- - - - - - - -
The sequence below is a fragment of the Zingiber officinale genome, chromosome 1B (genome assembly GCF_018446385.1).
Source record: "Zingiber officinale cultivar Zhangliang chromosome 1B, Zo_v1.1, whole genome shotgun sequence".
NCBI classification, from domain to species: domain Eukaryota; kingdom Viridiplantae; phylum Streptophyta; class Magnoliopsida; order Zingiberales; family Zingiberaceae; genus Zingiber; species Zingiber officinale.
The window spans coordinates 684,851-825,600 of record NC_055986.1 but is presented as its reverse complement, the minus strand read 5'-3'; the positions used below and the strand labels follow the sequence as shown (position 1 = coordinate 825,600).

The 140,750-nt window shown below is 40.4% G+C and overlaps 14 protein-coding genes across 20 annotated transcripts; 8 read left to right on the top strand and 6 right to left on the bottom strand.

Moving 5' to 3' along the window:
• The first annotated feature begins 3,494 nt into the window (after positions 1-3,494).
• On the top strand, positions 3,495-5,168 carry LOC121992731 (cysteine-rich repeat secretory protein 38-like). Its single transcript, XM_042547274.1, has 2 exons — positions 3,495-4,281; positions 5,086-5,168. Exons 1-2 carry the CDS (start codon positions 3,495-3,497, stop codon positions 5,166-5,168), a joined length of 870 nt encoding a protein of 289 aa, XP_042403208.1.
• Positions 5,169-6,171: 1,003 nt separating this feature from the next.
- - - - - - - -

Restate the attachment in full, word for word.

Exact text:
The sequence below is a fragment of the Zingiber officinale genome, chromosome 1B (genome assembly GCF_018446385.1).
Source record: "Zingiber officinale cultivar Zhangliang chromosome 1B, Zo_v1.1, whole genome shotgun sequence".
NCBI classification, from domain to species: domain Eukaryota; kingdom Viridiplantae; phylum Streptophyta; class Magnoliopsida; order Zingiberales; family Zingiberaceae; genus Zingiber; species Zingiber officinale.
The window spans coordinates 684,851-825,600 of record NC_055986.1 but is presented as its reverse complement, the minus strand read 5'-3'; the positions used below and the strand labels follow the sequence as shown (position 1 = coordinate 825,600).

The 140,750-nt window shown below is 40.4% G+C and overlaps 14 protein-coding genes across 20 annotated transcripts; 8 read left to right on the top strand and 6 right to left on the bottom strand.

Moving 5' to 3' along the window:
• The first annotated feature begins 3,494 nt into the window (after positions 1-3,494).
• On the top strand, positions 3,495-5,168 carry LOC121992731 (cysteine-rich repeat secretory protein 38-like). Its single transcript, XM_042547274.1, has 2 exons — positions 3,495-4,281; positions 5,086-5,168. Exons 1-2 carry the CDS (start codon positions 3,495-3,497, stop codon positions 5,166-5,168), a joined length of 870 nt encoding a protein of 289 aa, XP_042403208.1.
• Positions 5,169-6,171: 1,003 nt separating this feature from the next.